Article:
chapter  10
13 Pages

Changing Minds and Hearts

Felt Theory and the Carceral Child in Indigenous Canadian Residential School Picture Books
ByDoris Wolf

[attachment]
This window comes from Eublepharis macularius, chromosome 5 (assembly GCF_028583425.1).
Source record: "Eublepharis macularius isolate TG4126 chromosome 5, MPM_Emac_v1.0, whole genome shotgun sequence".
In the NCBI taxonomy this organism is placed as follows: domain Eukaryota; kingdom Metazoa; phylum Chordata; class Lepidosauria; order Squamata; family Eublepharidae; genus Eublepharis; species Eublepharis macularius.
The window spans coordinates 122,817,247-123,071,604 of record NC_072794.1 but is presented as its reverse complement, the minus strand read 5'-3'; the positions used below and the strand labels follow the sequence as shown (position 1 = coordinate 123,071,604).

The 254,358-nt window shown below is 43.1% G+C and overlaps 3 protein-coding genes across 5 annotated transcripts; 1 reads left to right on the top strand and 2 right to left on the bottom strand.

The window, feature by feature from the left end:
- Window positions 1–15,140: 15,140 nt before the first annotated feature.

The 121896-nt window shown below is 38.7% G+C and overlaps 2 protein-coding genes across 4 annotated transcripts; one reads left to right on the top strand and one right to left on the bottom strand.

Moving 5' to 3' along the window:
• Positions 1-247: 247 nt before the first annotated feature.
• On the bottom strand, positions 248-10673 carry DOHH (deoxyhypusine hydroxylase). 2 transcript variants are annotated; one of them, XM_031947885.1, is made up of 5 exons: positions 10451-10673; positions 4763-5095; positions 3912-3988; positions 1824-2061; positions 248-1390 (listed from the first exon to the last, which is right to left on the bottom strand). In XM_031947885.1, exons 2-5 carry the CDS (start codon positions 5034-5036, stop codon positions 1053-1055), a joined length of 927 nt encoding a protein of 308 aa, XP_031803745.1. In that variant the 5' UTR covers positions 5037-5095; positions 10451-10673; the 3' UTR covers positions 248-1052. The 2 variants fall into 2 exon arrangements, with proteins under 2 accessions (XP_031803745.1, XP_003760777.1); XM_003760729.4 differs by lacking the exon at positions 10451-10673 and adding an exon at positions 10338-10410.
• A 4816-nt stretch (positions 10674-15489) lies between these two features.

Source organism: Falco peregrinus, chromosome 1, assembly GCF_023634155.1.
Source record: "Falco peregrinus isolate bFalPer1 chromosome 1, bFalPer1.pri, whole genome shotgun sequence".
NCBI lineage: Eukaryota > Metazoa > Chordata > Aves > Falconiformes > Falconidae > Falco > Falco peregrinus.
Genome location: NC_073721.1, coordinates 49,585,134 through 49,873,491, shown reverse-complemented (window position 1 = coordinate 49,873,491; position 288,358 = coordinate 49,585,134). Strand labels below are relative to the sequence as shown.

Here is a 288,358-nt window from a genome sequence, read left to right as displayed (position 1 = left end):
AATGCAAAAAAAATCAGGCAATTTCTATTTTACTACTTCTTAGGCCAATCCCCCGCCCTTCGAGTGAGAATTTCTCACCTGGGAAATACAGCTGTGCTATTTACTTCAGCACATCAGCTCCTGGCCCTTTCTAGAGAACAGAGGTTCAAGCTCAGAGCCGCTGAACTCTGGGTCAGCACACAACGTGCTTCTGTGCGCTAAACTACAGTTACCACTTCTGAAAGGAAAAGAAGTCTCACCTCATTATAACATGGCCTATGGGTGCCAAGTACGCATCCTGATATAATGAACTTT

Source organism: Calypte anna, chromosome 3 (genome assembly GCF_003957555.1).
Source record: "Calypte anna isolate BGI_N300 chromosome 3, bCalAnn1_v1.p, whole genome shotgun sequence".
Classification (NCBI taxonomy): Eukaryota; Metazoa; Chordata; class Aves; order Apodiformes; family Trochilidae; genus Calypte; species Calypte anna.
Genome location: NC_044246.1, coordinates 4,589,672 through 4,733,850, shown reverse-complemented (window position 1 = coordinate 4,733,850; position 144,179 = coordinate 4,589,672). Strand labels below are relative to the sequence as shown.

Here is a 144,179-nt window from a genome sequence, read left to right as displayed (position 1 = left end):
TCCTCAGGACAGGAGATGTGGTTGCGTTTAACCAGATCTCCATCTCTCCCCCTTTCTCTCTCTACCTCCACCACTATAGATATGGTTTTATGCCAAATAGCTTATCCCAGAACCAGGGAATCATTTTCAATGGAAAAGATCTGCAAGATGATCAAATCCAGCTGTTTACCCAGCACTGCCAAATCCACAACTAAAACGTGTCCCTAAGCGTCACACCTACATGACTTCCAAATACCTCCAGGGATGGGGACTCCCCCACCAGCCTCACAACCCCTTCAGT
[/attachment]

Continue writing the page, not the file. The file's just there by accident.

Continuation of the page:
The history of the Canadian Indian residential school system has become increasingly visible to mainstream publics, helping to break a long silence around the function, realities, and intergenerational legacies of the schools that was as much a product of ignorance of a past not commemorated or taught as well as of a general national disinterest in Indigenous issues more broadly. Defined broadly as a displacement of the centrality of cognition by Melissa Gregg and Gregory Seigworth in their introduction to The Affect Theory Reader, affect offers a way to conceptualise the Truth and Reconciliation Commission of Canada (TRC) call for the transformation of hearts. The repeated use of the bowed heads and downcast eyes for the family and other children is insistently multilayered so that the resultant stickiness is not simply tied to the emotions of shame and pain but ripples out to evoke specific moments as acts of resilience and resistance.